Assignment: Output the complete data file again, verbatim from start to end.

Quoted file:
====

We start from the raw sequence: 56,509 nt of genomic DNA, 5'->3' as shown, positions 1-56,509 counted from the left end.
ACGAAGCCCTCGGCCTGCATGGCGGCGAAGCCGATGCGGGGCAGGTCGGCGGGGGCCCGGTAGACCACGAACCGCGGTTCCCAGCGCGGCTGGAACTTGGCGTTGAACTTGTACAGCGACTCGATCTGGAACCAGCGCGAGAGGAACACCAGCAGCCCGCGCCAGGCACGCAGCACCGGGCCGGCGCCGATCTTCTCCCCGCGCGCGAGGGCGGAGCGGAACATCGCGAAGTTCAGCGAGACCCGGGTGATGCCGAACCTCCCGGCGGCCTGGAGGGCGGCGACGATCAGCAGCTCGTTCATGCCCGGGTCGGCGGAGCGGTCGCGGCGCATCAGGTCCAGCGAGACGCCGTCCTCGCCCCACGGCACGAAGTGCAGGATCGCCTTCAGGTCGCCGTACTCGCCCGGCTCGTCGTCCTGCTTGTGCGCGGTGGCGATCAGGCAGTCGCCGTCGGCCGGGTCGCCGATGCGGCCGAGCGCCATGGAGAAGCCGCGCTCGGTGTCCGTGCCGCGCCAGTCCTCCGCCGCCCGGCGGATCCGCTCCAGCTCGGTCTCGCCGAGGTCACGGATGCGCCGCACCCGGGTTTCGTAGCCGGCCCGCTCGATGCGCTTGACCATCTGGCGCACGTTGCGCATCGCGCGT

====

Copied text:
We start from the raw sequence: 56,509 nt of genomic DNA, 5'->3' as shown, positions 1-56,509 counted from the left end.
ACGAAGCCCTCGGCCTGCATGGCGGCGAAGCCGATGCGGGGCAGGTCGGCGGGGGCCCGGTAGACCACGAACCGCGGTTCCCAGCGCGGCTGGAACTTGGCGTTGAACTTGTACAGCGACTCGATCTGGAACCAGCGCGAGAGGAACACCAGCAGCCCGCGCCAGGCACGCAGCACCGGGCCGGCGCCGATCTTCTCCCCGCGCGCGAGGGCGGAGCGGAACATCGCGAAGTTCAGCGAGACCCGGGTGATGCCGAACCTCCCGGCGGCCTGGAGGGCGGCGACGATCAGCAGCTCGTTCATGCCCGGGTCGGCGGAGCGGTCGCGGCGCATCAGGTCCAGCGAGACGCCGTCCTCGCCCCACGGCACGAAGTGCAGGATCGCCTTCAGGTCGCCGTACTCGCCCGGCTCGTCGTCCTGCTTGTGCGCGGTGGCGATCAGGCAGTCGCCGTCGGCCGGGTCGCCGATGCGGCCGAGCGCCATGGAGAAGCCGCGCTCGGTGTCCGTGCCGCGCCAGTCCTCCGCCGCCCGGCGGATCCGCTCCAGCTCGGTCTCGCCGAGGTCACGGATGCGCCGCACCCGGGTTTCGTAGCCGGCCCGCTCGATGCGCTTGACCATCTGGCGCACGTTGCGCATCGCGCGT